I am trying to use Zygote in order to avoid the need of manually passing gradients/Hessians. I started by the simplest possible example for my applications, namely a hydrogen atom. The Hamiltonian and initial point are defined as
I don’t think you’re doing anything wrong, Zygote is known to not be super fast for code which does lots of scalar indexing like yours. All the compiler magic going on often makes inference fail on the gradient calculation, so the alocations you’re seeing are probably because the gradient code ends up being type unstable. For gradients w.r.t. a small number of parameters like this I would just recommend using ForwardDiff. You can also use Zygote.forwarddiff to temporarily switch to ForwardDiff,
H(X) = Zygote.forwarddiff(X) do X
X^2/2.0 + X^2/2.0 + X^2/2.0 - ( X^2 + X^2 + X^2 )^-0.5
now you can embed H(X) in some bigger calculation if you wanted to still use Zygote on that, and this piece of it will use ForwardDiff / be fast.
Why did you choose Zygote in the first place? If I would be working with Flux, I’d be working with Zygote, obviously. Otherwise I’d check AD, Finite Differences, Symbolics.jl or manually derive and decide what is appropriate for my use case (I think I’ve seen technical limits for most of the mentioned system in one or the other way, especially w.r.t. complex numbers for example).
Edit: and (obviously?) you can use all these to validate correctness.
The 1.7.2> prompts are really annoying, as they prevent me from copy/pasting code.
The default julia> prompts would automatically be stripped upon pasting into a REPL.
Also, adding @inline to G helps the gradient time.
Also, starting Julia with --math-mode=fast also helps a lot.
Starting Julia this way is not recommended, except in helping to identify optimization opportunities, e.g. that it’d be worth adding @fastmath support to ForwardDiff.
Currently, @fastmath with ForwardDiff does not actually set any fast flags. All it does is prevent code from inlining, pessimizing it.
I’ll keep passing gradients, apparently. I still wonder, however, how people like @ChrisRackauckas were able to use ForwardDiff in their super efficient libraries. In DifferentialEquations, I know that for symplectic integrators one can provide the solver with the Hamiltonian only, and gradients are calculated by automatic differentiation. This is a mystery to me, since even for the gradient function provided by DNF, ForwardDiff is still 8x slower than writing the gradient manually. Maybe people behind DiferentialEquations chose to sacrifice efficiency in order to spare the user from writing the gradients, but the efficiency loss when one is propagating an ensemble of particles seems to be relevant (although, of course, the bottleneck of ODE solving is definitely happening somewhere else).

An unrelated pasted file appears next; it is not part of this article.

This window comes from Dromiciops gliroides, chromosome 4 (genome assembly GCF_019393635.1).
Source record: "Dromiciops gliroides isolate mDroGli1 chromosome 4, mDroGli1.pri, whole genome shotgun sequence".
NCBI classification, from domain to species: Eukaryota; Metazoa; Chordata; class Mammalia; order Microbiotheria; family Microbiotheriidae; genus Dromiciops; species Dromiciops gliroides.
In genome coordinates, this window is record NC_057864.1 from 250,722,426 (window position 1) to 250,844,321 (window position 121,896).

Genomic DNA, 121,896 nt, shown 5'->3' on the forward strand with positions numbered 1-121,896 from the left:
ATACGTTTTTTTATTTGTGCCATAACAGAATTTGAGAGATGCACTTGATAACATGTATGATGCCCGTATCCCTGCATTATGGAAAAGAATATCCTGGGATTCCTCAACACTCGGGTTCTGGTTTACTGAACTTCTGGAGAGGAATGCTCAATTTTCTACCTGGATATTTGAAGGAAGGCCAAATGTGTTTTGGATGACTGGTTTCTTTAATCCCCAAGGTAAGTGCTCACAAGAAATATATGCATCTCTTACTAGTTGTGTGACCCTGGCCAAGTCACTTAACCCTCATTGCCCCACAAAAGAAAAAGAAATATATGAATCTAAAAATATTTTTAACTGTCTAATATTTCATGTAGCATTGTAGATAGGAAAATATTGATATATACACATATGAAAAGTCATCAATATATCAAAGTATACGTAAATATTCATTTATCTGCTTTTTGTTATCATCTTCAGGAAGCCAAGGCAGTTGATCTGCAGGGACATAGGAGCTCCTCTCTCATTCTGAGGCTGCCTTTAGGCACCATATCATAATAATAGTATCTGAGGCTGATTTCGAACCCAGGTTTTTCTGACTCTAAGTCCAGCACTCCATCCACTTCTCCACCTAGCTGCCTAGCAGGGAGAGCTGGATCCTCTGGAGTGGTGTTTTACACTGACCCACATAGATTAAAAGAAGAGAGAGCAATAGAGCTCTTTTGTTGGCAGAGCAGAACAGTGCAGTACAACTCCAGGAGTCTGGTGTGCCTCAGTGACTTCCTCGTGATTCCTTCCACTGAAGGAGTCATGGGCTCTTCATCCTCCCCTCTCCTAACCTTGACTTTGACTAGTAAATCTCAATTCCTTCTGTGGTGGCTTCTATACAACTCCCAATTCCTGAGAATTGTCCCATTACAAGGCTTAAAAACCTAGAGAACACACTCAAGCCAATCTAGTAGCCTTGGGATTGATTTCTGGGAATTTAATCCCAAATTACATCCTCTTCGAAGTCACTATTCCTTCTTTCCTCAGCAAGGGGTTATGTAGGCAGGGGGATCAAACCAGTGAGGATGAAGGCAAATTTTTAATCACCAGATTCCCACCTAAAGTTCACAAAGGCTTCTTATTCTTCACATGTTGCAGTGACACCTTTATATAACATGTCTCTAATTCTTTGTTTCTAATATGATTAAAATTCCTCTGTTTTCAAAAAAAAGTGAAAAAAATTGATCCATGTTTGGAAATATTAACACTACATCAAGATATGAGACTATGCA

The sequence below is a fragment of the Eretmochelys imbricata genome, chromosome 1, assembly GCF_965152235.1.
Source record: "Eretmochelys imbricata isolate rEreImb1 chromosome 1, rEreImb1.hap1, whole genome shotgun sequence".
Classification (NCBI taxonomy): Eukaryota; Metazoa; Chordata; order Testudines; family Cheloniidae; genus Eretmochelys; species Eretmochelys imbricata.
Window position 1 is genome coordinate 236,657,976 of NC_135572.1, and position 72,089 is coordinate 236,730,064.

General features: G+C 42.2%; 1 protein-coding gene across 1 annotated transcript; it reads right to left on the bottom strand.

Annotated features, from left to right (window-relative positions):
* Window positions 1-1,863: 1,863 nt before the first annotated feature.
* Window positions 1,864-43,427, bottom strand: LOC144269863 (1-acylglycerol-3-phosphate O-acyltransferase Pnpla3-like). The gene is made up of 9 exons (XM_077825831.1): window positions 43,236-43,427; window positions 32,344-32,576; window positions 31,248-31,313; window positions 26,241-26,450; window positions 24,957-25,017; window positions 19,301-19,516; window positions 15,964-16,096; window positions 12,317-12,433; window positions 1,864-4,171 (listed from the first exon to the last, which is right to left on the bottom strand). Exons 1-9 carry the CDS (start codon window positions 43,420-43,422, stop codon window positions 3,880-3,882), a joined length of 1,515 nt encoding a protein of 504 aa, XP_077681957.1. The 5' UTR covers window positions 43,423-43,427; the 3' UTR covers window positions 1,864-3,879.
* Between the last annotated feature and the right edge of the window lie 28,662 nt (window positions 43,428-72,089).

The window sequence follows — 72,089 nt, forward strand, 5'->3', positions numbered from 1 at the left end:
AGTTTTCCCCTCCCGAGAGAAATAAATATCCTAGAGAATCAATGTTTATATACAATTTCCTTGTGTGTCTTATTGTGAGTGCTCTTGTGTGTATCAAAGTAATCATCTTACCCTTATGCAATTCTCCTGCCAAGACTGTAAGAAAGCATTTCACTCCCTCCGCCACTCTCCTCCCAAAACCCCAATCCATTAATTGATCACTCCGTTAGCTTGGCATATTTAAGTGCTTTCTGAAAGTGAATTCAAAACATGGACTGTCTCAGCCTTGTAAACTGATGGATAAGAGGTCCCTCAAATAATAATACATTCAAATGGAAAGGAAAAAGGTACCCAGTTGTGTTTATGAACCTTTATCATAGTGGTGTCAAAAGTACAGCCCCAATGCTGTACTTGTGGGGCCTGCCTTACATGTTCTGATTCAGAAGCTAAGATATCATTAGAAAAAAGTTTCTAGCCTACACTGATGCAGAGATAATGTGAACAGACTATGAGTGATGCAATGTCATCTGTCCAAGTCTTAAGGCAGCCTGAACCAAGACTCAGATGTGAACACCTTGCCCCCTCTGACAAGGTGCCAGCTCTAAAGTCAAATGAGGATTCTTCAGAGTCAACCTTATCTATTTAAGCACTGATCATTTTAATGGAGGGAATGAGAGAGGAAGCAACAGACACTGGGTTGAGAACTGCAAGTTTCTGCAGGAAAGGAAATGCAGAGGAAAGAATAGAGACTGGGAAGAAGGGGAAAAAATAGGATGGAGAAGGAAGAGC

I think for many physical functions it’s best to derive them by hand, if possible. Then optimize them for the computer (like DNF did, avoid divisions, repeated calculations and non-integer exponents) and write a ChainRules rrule. That way Zygote will be able to work with it and it will be relatively fast.
I’m not sure the following is 100% correct. Improves from 4.3us to 735ns (gradient(K, $x) gives 920ns).
# define before first call to gradient
function ChainRulesCore.rrule(::typeof(G), x)
pullback(Δy) = (NoTangent(), ∇G(x) * Δy)
return G(x), pullback
Maybe someone more familiar with Zygote + ChainRules can optimize this even more.
Oh and while marius311’s answer above involving forwarddiff is super fast, it changes the definition of H. If that is not an option and you still want to use forwarddiff explicitly, you can use the freshly announced ForwardDiffPullbacks package:
gradient(fwddiff(G), x) # 133ns vs 730ns on my machine, 0 allocs
You cannot automatically apply it, but it will outperform AD in a lot of cases when you can. So we document the ModelingToolkit/Symbolics tools necessary to achieve the top-notch performance, and leave it to the user to choose the right path.
Julia strips the prompt and output so that you can copy/ past multiple lines.
So, no, it’s not easy, as the point is to copy multiple lines. E.g., if these were julua>s, I could use a single copy/paste for all the lines:
There’s still some room for improvement there, since ForwardDiffPullbacks currently calculates the primal result and the pullback for every argument separately. I’ve been thinking about adding a mode that does everything in one go, for use cases that will evaluate all Thunks anyway.
But as @ChrisRackauckas noted, analytical derivatives via ModelingToolkit/Symbolics (if applicable for your problem) will typically outperform any AD.